Open Run (Windows + R) and type mmc

MMC

On the MMC console, go to File -> Add/Remove Snap-in or Ctrl + M. Select Certificates and click Add in the middle.

You will be asked My User/Service or Computer account. Choose Computer and click Next.

mmc

Leave everything default on the next one (Local computer: (the computer this console is running on)) and clicck Finish.

Click OK on the Console Snap-in

mmc

Now expand the Certificates (Local Computer) then expand Personal and choose Certificates

Find the certificate you just imported and right-click it -> All Tasks -> Export...

mmc export

The Export wizard starts. Click Next on the first window.

Then choose Yes, export the private key and click Next

Export PFX

On the Export File Format make sure that everything except "Delete the private key if the export is successful" is checked and that this isn't. Click Next.

Export PFX

Here you can choose a password for the pfx file. Make sure to check the Password checkbox and type your desired password. Leave the Encryption as TripleDES-SHA1.

Click Next

Export PFX

Choose where to save the new .pfx file by clicking Browse

Export PFX

Click Finish and you should get "The export was successful" message.

That's it. You now have an exported copy of the App Service Certificate in a .pfx format and with a password ready to be used anywhere you want.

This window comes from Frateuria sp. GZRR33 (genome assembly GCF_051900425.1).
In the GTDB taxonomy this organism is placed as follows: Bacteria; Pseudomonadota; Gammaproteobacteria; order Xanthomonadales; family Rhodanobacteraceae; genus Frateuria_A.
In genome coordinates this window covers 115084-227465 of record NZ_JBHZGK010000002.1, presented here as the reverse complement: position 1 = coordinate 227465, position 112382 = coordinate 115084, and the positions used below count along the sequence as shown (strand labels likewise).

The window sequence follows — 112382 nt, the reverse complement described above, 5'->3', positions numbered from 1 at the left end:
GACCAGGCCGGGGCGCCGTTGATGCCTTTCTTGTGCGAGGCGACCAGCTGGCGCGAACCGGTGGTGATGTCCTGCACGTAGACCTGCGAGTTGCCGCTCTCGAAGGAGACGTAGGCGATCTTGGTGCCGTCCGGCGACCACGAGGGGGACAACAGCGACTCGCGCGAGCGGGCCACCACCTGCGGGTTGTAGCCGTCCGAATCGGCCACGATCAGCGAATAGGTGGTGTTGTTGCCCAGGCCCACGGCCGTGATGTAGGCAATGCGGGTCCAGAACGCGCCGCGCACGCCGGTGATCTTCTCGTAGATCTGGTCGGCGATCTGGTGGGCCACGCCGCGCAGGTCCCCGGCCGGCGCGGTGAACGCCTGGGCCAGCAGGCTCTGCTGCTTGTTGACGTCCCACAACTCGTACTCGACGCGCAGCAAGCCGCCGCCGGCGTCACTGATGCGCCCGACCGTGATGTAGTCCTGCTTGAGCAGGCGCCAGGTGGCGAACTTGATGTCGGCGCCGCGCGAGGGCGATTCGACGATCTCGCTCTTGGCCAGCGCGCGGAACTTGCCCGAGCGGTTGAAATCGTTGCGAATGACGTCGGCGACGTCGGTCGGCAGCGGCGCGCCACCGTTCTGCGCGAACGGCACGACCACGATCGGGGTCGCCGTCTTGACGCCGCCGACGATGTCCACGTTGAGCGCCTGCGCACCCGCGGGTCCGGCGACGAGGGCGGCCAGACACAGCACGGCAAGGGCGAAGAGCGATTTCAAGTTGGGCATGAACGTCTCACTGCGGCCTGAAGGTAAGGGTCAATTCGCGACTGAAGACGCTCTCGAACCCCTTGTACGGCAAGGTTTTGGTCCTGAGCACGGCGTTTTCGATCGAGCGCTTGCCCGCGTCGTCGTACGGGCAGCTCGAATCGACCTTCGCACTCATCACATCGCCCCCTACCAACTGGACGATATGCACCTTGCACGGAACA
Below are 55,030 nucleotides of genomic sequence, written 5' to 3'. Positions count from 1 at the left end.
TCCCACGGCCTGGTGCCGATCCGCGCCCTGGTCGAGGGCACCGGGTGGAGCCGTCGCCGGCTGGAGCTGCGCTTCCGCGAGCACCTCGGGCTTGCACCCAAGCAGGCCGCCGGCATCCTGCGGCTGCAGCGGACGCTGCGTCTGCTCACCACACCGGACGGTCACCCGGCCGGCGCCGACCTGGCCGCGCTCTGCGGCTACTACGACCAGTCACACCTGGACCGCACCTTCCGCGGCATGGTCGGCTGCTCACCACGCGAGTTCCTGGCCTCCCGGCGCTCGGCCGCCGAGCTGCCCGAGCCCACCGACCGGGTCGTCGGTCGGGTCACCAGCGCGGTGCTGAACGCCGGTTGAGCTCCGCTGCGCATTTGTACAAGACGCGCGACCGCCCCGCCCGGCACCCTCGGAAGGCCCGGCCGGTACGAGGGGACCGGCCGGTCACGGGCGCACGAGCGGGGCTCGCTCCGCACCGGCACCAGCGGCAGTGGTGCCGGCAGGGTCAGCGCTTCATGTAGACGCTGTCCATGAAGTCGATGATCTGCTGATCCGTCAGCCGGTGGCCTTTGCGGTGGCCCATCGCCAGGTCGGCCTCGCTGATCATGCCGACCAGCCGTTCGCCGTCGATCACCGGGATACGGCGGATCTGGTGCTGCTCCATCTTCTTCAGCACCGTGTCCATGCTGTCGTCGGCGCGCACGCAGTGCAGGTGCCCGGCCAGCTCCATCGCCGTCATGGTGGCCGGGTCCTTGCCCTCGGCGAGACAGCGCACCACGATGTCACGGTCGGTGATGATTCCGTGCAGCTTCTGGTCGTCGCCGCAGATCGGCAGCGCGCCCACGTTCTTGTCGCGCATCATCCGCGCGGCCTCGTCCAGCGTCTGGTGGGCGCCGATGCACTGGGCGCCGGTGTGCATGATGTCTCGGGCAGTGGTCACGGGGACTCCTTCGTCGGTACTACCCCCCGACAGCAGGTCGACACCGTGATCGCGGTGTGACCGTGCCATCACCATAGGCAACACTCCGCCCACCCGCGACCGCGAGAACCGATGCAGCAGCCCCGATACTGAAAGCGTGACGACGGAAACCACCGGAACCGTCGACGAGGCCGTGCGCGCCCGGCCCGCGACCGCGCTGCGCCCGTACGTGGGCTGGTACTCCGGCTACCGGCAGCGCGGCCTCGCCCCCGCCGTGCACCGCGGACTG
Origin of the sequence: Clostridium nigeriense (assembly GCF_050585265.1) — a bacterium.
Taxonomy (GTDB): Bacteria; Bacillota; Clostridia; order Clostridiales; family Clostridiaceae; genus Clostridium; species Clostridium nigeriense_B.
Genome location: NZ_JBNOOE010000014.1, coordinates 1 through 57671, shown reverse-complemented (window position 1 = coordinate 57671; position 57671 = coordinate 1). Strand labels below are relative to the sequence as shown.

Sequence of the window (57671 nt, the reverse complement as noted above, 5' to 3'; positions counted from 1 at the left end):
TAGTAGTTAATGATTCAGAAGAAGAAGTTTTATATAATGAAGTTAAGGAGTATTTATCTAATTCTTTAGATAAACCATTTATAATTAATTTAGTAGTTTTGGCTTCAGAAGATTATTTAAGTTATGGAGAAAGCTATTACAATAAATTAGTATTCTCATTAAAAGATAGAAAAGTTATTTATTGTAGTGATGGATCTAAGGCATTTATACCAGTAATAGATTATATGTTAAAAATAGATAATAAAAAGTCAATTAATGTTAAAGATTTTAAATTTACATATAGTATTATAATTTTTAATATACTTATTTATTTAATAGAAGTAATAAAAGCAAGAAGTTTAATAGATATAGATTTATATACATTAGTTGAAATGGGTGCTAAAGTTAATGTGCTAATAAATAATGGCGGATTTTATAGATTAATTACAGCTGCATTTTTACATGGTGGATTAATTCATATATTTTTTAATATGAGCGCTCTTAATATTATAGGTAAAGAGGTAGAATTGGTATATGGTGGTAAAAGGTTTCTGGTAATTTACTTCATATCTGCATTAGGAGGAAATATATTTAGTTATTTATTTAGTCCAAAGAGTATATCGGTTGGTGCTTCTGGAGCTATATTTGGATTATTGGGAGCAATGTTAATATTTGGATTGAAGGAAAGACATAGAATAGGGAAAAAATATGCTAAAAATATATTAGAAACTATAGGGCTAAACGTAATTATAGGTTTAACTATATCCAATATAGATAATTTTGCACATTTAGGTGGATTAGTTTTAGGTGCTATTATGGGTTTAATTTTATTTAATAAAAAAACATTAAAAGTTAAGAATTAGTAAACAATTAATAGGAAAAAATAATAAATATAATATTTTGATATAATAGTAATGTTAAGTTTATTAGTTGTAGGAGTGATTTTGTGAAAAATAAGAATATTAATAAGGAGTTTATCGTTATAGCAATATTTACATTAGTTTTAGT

Export PFX

Azure Portal Powershell

Before we start let's take the certificate's secret name.

 

  • Secret Name (Go to your App Service Certificate -> Export Certificate -> Open Key Vault Secret -> Select Current Version and on top you can copy the Secret Name

Secret name

 

We will be using the same Powershell commands for a normal desktop Powershell but slightly modified.

Open your Powershell session in the Portal. Make sure that you are in the correct subscription. You can test this by:

Get-AzContext

If you are, you can proceed further. If not do Select-AzSubscription -SubscriptionId

type cd so you can enter the current directory

cd

Then replace the below values in yellow with your own. Then Copy the entire summary of the commands below.

$appServiceCertificateName = "HybridCenterSSL"